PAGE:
Parents face tough school choices as pricing, wellness and social readiness come into effect

First day at School for Umthawelanga primary school learners in Khayelitsha. Photographer Ayanda Ndamane African News Agency (ANA).

First day at School for Umthawelanga primary school learners in Khayelitsha. Photographer Ayanda Ndamane African News Agency (ANA).

Published Jan 21, 2023


Johannesburg - Economists warn that more pupils at private schools in South Africa could drop out and return to former Model C schools in 2023 as parents’ salaries struggle to match high levels of inflation and a higher costs of living.

Parents now also have to contend with shrinking school budgets, more value for children in their health and wellness, as well as preparedness to take the future Generation Ys to the next frontier of their formal development.

The Independent Schools Association of Southern Africa’s (Isasa) executive director, Lebogang Montjane, said that since 1994, private schools had grown exponentially but there had been a slow-down in in-takes.

“Some schools have closed. Some never reopened. Enrolments have definitely plateaued. We cannot predict the future but it is where we are,” he said.

Nutrition and Health manager at Nestlé, East and Southern Africa, Anne-Marie De Beer, said parents are in for a rough ride and the start of the academic year would present more challenges.

“Parents already sacrifice so much to pay school fees but there is a way you can make school fees work for you. Many schools still offer nutrition programmes, but parents can help schools by making sure that what they pack in the children’s lunch boxes go towards allowing the children to perform optimally,” she said.

De Beer cautioned parents to be vigilant about what their children ate at school and at home.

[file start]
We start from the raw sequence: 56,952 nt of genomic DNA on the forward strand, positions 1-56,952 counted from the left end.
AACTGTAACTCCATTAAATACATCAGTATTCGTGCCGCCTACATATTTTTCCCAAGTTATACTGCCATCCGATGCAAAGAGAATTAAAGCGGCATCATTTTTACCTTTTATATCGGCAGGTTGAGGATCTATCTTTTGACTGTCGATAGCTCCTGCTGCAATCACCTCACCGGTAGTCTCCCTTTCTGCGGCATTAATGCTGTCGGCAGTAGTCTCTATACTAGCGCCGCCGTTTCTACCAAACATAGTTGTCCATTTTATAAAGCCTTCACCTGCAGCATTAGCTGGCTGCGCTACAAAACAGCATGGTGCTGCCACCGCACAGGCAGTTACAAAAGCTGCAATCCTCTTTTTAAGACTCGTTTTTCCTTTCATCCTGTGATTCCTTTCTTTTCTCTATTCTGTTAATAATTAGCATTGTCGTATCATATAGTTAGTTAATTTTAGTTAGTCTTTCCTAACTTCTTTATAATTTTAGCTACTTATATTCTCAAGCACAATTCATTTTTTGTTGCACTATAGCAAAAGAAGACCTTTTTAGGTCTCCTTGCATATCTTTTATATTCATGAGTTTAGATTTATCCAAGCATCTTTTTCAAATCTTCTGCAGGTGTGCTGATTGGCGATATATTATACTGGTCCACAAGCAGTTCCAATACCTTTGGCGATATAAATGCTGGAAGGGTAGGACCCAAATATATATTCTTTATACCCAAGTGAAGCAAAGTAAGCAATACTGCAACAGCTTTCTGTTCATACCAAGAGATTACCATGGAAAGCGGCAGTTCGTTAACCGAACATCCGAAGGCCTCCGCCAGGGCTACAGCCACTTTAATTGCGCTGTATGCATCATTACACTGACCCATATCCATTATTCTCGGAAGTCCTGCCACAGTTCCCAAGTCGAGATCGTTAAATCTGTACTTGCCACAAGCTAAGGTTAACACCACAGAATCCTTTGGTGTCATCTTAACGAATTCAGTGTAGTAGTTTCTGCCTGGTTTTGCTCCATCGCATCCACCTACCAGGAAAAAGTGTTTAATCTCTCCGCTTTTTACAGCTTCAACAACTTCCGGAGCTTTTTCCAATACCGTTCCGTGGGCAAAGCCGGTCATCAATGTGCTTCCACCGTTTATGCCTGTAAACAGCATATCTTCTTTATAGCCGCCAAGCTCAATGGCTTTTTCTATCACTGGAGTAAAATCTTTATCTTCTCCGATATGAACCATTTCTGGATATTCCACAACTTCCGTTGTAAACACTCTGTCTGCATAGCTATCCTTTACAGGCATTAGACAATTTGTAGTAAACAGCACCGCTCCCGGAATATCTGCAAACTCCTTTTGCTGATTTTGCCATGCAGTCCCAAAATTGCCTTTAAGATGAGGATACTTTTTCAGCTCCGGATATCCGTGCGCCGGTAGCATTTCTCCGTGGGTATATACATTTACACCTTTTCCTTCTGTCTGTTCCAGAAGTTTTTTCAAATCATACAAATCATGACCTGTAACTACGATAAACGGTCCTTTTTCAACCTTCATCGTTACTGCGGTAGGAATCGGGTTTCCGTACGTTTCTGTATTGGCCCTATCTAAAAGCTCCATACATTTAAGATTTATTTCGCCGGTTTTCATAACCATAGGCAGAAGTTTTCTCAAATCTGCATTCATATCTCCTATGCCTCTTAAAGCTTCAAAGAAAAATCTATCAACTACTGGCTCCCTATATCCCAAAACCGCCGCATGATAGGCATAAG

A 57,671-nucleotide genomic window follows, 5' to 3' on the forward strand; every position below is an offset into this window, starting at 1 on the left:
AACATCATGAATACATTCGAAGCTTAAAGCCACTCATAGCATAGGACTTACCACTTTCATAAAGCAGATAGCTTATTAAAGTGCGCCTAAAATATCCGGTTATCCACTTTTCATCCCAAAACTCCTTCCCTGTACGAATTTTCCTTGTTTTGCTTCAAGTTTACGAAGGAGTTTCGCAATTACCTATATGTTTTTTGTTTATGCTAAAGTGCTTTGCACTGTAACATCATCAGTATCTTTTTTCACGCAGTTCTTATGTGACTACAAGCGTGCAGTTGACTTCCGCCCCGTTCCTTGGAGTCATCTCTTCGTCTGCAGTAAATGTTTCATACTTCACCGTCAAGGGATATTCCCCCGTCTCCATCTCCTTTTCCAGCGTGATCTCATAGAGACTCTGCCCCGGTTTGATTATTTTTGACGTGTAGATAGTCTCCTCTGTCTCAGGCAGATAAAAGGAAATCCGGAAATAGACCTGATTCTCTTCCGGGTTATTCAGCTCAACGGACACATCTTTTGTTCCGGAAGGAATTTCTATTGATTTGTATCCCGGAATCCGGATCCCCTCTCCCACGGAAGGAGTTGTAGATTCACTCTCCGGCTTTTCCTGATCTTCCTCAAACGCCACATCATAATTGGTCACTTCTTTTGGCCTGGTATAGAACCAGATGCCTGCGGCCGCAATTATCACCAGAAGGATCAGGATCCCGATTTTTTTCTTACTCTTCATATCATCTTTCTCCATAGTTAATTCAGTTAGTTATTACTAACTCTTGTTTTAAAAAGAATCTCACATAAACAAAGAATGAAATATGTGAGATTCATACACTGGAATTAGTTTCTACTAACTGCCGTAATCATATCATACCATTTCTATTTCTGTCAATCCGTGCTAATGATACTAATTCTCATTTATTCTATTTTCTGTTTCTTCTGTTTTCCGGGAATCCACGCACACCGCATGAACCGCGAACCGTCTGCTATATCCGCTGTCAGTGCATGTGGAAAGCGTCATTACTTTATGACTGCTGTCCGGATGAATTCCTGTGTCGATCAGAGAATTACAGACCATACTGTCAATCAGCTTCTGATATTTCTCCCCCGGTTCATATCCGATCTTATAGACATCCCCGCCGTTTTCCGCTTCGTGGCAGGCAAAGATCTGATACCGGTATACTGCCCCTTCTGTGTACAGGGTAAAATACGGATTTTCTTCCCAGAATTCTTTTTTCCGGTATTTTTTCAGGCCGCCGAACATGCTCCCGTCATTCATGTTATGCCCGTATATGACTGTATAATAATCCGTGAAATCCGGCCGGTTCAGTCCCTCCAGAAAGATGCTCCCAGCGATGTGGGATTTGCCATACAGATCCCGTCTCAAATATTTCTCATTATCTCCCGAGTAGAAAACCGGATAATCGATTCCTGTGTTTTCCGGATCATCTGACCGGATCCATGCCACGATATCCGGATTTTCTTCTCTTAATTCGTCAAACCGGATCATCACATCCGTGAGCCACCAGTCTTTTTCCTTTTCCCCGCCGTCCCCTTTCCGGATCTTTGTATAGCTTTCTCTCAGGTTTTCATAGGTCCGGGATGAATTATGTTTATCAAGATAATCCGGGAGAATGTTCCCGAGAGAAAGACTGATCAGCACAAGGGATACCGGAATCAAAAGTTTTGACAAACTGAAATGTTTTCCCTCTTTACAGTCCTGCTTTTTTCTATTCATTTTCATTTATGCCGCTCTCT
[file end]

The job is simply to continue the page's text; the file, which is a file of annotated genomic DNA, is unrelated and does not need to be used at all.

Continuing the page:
“Children need energy to play and learn. I urge parents to pack seasonal fruit and vegetables. Tomatoes, for example, can be sliced in wedges and don’t have to go on the bread. That way, sandwiches are not soggy. Planning meals and getting the children involved can be a fun activity for the whole family. There are also things like savoury muffins and left-over supper that can be spruced up and turned into nutritional lunches. I also highly recommend Nestle Nespray powder milk and Milo for kids. The children can just add water and they will have a nutritional drink to get them through their days and keep them focused. If you start well, you will end well,” she said.

De Beer also urged parents to limit young children from drinking energy drinks and flavoured milk. She said they were high in sugar and contained excessive amounts of caffeine.

“Children don’t need that kind of energy. Rather give them water. Water is the conductor of impulses in the brain, and being well hydrated helps them to concentrate and learn better. Fresh fruit is also better than fruit juice. You can even mix water with your child’s juice. But it’s all in the planning, and discipline for the whole family is vital. I know it’s easier said than done, but try not to rush in the morning. It just messes up your whole day. Planning creates security for children, and it empowers them for the rest of their lives,” she said.

De Beer encouraged parents and children to start their own vegetable garden so there was always a steady supply of fresh vegetables.

“Also, never underestimate the value that foods like lentils, chickpeas, beans and nuts can have for your growing child,” she said.